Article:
Page:Popular Science Monthly Volume 31.djvu/867

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THE article by Dr. Shaw, in a recent number of the "Contemporary Review," on "The American State and the American Man," has started inquiry as to the extent to which individual liberty is being encroached upon in this country by the extension of State functions. The result has been to show that, in most of the States of the Union, a rapid process is taking place of transference to the government of functions and responsibilities heretofore devolving on the private citizen. It would almost seem as if people had found a new toy—the power of legislative action—and were playing with it with a kind of greedy zest. According to the accounts furnished, there is a perfect rain, not to say deluge, of statutory regulations on every conceivable subject proceeding from our State Legislatures. Acts of incorporation are granted to every body of persons who come forward and claim that it would be a public benefit if they were granted the powers and privileges of a corporation, and intrusted with the control of some particular art or profession. The general result of this legislative activity is that free competition is suppressed, and individuals are released to a large extent from all responsibility of choice as to how or through whom they shall get this thing or that thing done. The State legalizes certain schools of medicine and refuses to legalize others. It makes the taking out of its certificates obligatory on all who would engage in the profession of teaching. It provides for the inspection and stamping of various articles of merchandise. It seeks, as far as possible, apparently, to reduce the life of each individual citizen to a kind of safe mechanical routine. So soon, indeed, as a burden of responsibility begins to be felt in any quarter, some busy law-maker, moved by some interested party, offers to lighten the load by a special act of legislation. What should not be lost sight of is, that there is always somebody who stands ready to make money out of each new law inscribed on the statute-book. Back of the whole body of oleomargarine legislation stands the farmer who does not want his butter-trade subjected to a trying competition. And so with all special laws of a protective kind. We hear of a demand made in one quarter for the incorporation of the music-teaching profession, so that henceforth no one may venture to inculcate the elements of music save in accordance with the views and theories of the incorporators. Of course, these public-spirited ladies and gentlemen, who are so anxious to protect the community from the injury which might be inflicted by ill-prepared music-teachers, have their own interests to serve in the business. Competition will be restricted, and all who want to teach will have to pass through the probation which it may please the incorporators to prescribe. People who want to earn an honest living by imparting the little they know will find their pathway blocked by a special law passed in the interest of the magnates of the profession.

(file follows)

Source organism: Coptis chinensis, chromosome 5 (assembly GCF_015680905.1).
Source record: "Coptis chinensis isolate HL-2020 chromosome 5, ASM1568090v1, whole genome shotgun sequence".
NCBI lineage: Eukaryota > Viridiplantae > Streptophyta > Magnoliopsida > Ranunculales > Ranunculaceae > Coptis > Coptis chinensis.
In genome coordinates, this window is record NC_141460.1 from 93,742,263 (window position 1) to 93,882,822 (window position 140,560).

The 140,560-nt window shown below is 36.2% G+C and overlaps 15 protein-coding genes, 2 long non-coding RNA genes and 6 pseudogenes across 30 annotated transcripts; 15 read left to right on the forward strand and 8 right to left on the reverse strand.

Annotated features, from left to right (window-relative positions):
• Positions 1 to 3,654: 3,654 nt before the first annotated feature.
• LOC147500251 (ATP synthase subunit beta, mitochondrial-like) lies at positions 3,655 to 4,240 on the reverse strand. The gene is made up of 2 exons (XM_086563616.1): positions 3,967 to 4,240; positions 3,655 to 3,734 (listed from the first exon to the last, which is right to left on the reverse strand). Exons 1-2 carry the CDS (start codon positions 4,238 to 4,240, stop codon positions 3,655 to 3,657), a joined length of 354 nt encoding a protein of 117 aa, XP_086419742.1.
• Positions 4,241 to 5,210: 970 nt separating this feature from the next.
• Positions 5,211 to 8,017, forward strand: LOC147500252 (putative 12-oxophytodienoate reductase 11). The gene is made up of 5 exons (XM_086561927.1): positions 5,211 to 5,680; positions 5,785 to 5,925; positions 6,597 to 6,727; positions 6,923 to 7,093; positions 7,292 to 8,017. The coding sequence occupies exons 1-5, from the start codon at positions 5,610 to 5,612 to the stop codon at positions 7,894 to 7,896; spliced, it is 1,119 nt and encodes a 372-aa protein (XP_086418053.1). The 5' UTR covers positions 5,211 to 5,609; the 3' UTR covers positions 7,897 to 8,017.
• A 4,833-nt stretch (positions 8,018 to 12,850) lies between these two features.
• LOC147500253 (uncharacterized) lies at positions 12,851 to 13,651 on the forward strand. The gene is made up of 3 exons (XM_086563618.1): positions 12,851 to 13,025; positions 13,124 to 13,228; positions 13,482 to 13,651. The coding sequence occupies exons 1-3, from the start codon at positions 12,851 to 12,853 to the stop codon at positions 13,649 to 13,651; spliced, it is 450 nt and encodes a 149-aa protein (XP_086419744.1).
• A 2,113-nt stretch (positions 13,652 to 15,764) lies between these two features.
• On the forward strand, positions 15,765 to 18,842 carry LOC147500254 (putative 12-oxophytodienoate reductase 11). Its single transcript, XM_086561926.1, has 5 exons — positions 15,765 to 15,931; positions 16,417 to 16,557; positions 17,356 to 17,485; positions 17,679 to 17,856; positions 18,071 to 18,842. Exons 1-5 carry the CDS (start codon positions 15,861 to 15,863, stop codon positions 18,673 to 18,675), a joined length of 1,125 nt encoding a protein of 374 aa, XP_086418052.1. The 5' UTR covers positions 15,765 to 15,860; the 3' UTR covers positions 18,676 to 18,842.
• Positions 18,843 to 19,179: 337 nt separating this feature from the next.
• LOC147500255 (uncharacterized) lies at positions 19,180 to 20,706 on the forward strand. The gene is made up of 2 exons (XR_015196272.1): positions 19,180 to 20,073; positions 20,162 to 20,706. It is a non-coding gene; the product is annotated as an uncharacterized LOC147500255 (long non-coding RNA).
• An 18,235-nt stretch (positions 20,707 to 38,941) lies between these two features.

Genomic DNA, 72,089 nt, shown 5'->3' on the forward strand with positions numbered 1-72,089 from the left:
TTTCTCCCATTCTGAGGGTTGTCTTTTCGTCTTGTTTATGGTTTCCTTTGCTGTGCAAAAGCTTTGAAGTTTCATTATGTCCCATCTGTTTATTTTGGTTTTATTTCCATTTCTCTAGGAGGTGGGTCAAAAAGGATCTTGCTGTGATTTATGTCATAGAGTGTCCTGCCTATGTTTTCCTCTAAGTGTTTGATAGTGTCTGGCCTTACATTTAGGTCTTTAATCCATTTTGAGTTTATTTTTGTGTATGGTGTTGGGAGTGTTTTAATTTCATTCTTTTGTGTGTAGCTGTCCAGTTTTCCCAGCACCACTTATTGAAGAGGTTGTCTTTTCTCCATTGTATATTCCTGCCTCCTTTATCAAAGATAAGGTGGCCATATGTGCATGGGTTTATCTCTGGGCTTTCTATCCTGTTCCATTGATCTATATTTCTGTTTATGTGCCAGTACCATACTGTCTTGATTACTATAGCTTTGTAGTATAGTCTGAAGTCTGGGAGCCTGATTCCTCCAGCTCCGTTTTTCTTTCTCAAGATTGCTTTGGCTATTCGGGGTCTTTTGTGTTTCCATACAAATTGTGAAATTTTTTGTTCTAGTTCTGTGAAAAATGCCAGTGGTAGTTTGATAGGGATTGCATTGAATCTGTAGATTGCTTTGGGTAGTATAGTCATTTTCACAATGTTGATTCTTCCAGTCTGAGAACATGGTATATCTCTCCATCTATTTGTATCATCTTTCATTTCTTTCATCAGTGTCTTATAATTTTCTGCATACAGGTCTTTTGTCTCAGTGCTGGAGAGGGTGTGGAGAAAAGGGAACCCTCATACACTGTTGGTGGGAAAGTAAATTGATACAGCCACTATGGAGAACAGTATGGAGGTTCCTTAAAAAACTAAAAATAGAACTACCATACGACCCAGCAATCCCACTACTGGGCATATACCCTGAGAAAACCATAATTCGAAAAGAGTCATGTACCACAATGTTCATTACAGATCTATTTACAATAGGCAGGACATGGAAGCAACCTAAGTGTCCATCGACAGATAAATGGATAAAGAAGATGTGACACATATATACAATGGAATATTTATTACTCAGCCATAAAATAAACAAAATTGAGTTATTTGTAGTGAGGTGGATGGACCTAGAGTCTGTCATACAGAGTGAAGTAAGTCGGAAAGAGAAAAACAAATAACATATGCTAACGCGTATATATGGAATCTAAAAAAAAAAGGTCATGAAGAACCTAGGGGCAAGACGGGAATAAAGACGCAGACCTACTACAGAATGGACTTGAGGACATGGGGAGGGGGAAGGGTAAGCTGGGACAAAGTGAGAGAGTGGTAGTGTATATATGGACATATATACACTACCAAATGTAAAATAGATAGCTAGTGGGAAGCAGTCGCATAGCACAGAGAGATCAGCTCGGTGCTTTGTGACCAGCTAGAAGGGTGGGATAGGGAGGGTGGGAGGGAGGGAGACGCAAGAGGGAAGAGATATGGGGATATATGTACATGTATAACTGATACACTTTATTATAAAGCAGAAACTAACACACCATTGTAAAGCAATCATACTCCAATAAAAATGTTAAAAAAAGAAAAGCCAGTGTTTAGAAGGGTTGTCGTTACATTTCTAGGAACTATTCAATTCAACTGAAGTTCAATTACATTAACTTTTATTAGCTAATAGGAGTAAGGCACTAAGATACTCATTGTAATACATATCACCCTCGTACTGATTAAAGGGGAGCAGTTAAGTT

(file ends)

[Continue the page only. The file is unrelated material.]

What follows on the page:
Dr. Shaw, in the article above referred to, says that there is no use in trying to draw a distinction between functions that the State may properly undertake and those which it should abstain from assuming. The sooner, he holds, we come down to the position that every thing is a lawful subject of State interference, and that the question is never